By PETER ESILA
THERE are still many non-compliant businesses operating in Papua New Guinea that need to be stopped by all stakeholders, a senior economist says.
Institute of National Affairs (INA) executive director Paul Barker said many businesses were still either unregistered or had failed to comply with their legal obligations, and avoided their tax, wages and other requirements as national or foreign businesses operating in PNG.
“This not only undermines revenue to the State, it also results in substandard and sometimes illegal produce being released on to the market, sometimes illegally imported via mafia-style cartels, or via log ships or even exclusive port facilities,” Barker said.
He added that although there was a demand for these businesses in terms of jobs and goods, they denied payment of the minimum wage, and provided unfair competition to those businesses which were paying proper wages, taxes, duties, land leases and other due charges.
“Some of these business get away with this by continuing to operate as informal sector entities, despite having turnovers that would define them as medium or even large enterprises.
“Others get away with it by working as a network, which procure goods exempt for taxes, and by paying off officials to turn a blind eye to their activities, or even engage officials in land deals or other corrupt practices.”
Barker said these illegal and unfair competition practices in the end undercut and squeezed out the legitimate businesses.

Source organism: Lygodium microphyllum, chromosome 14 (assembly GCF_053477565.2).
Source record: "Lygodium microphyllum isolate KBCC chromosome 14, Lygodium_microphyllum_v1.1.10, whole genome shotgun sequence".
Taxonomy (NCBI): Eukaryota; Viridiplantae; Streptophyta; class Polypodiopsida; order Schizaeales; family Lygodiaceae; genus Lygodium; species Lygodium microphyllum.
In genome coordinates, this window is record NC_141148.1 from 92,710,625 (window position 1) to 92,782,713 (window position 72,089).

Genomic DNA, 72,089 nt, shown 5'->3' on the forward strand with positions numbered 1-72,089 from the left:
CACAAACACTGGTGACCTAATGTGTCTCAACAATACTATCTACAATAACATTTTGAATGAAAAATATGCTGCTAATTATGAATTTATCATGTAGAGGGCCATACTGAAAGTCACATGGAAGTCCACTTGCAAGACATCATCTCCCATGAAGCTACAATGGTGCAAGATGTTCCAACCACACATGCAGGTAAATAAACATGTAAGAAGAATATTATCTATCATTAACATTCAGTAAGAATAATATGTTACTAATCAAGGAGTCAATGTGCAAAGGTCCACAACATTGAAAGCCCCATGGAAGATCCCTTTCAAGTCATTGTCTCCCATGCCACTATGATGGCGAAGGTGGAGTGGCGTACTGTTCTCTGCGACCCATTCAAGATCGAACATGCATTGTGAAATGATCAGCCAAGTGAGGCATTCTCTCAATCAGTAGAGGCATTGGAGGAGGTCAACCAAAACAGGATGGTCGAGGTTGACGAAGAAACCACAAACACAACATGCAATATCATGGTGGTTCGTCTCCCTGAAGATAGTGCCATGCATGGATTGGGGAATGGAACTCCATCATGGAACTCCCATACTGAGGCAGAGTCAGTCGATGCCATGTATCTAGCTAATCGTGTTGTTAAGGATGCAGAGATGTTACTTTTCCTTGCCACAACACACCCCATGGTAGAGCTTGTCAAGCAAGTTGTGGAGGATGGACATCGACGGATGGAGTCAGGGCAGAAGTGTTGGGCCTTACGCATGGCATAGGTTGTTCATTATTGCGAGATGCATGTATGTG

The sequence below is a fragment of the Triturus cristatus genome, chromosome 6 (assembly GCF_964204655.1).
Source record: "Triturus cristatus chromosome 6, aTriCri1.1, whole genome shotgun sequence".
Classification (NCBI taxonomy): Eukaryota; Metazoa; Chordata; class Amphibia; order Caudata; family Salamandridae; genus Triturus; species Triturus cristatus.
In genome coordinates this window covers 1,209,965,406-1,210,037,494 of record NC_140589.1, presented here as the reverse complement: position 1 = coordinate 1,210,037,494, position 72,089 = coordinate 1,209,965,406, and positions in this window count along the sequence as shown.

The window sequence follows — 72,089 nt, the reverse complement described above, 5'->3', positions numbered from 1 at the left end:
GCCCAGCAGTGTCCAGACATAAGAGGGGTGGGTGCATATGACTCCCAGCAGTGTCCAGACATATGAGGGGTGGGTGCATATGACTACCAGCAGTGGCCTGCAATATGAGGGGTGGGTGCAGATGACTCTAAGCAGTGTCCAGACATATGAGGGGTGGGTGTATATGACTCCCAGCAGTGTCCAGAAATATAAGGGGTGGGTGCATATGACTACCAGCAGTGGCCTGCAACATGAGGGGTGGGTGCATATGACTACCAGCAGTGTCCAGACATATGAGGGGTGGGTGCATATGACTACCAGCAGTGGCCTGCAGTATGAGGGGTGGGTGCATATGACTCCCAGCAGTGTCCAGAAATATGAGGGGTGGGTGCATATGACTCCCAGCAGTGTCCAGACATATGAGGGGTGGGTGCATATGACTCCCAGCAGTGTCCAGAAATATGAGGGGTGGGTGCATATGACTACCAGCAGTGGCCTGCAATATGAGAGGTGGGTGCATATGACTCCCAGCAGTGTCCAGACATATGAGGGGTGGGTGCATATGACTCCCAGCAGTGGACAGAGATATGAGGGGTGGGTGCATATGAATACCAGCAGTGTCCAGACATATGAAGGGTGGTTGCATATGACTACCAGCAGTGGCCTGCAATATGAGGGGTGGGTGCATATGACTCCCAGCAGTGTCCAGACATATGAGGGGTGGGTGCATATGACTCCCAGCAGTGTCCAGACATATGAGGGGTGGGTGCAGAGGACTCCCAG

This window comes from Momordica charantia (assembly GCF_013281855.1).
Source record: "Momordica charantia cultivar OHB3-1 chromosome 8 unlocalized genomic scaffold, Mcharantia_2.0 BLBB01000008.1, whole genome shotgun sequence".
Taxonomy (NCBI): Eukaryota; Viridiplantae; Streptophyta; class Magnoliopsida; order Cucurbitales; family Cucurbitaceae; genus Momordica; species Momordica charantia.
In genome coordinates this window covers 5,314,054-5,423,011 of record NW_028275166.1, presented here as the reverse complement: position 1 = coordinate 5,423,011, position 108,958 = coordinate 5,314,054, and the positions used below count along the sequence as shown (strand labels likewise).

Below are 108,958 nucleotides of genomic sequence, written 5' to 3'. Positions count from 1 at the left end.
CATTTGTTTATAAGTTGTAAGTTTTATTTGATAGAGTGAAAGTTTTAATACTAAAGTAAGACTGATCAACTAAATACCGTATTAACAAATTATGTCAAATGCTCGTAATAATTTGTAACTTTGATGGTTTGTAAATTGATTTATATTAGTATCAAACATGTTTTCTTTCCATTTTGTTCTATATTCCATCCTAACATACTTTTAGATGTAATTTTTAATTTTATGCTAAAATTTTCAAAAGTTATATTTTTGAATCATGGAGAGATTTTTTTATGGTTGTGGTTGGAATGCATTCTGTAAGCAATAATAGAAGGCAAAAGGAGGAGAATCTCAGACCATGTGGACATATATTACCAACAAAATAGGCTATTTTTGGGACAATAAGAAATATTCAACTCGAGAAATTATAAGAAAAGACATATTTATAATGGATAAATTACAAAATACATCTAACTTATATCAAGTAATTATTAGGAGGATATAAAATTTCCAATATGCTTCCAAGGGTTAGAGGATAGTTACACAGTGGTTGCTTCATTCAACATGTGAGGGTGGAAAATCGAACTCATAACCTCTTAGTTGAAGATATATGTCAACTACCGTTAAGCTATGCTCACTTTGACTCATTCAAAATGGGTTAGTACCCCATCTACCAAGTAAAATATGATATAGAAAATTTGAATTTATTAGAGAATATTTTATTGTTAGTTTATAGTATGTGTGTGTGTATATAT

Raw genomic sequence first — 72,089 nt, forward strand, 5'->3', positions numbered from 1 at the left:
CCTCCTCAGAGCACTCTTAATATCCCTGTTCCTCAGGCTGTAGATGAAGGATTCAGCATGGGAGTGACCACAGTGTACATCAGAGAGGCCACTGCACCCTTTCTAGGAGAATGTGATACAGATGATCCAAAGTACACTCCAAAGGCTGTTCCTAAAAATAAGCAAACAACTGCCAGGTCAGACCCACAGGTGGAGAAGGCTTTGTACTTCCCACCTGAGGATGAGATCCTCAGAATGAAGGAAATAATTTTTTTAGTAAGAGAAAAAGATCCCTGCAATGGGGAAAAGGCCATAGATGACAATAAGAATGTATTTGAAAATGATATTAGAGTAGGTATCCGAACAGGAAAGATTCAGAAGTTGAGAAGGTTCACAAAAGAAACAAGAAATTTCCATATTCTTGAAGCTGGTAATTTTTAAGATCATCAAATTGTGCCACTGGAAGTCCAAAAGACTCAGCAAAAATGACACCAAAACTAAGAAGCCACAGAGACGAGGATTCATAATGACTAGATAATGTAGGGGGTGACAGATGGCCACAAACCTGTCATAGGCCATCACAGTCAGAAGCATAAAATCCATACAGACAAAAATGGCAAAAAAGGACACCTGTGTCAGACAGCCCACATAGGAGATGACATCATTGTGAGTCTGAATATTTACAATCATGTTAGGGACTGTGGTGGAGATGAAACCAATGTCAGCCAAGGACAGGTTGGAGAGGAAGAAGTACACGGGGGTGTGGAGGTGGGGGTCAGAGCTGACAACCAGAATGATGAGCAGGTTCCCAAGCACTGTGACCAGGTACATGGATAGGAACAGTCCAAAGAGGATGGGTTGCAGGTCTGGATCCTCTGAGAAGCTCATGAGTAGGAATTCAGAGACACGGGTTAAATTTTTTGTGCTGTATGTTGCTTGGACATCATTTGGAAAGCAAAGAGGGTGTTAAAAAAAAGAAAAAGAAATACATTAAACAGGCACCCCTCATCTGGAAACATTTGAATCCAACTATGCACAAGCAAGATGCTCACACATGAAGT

“Everyone loses out, or at least the State loses revenue, employees miss out on legitimate jobs, and legitimate businesses close down or move out of competing in these activities and perhaps disinvest entirely.”
Barker said the country needed to recognise and support genuine businesses and encourage legitimate domestic and foreign investment through fair and consistent rules and competitive fiscal conditions.
He said authorities needed to encourage larger informal enterprises to formalise by enabling an easy transition.
This would include extensive business and financial literacy training through state schools and colleges and also through non-governmental organisations (NGOs) and private educators.
He said the facilitation of mechanisms for customary landowners was important, especially those in peri-urban areas to engage them in business through customary land tenure conversion on incorporated land group (ILG) registered land.
Barker said the Government, through its various entities, needed to cooperate and coordinate to tackle the firms which were operating illegally. This would require transparent and often open online mechanisms to make it easier to expose abuse and harder for backdoor deals to be struck involving officials and other politically exposed persons.
He said the public also needed to be kept aware of the process and what to look out for regarding what was legitimate and what was not.
“The fact that some illegal trading is able to occur in very obvious places over many years, in central locations in the national capital, shows how easy it has been to conduct such illegal activities out of the main centres, where oversight is much weaker, and where these businesses may be powerful economic players,” he said.
By PETER ESILA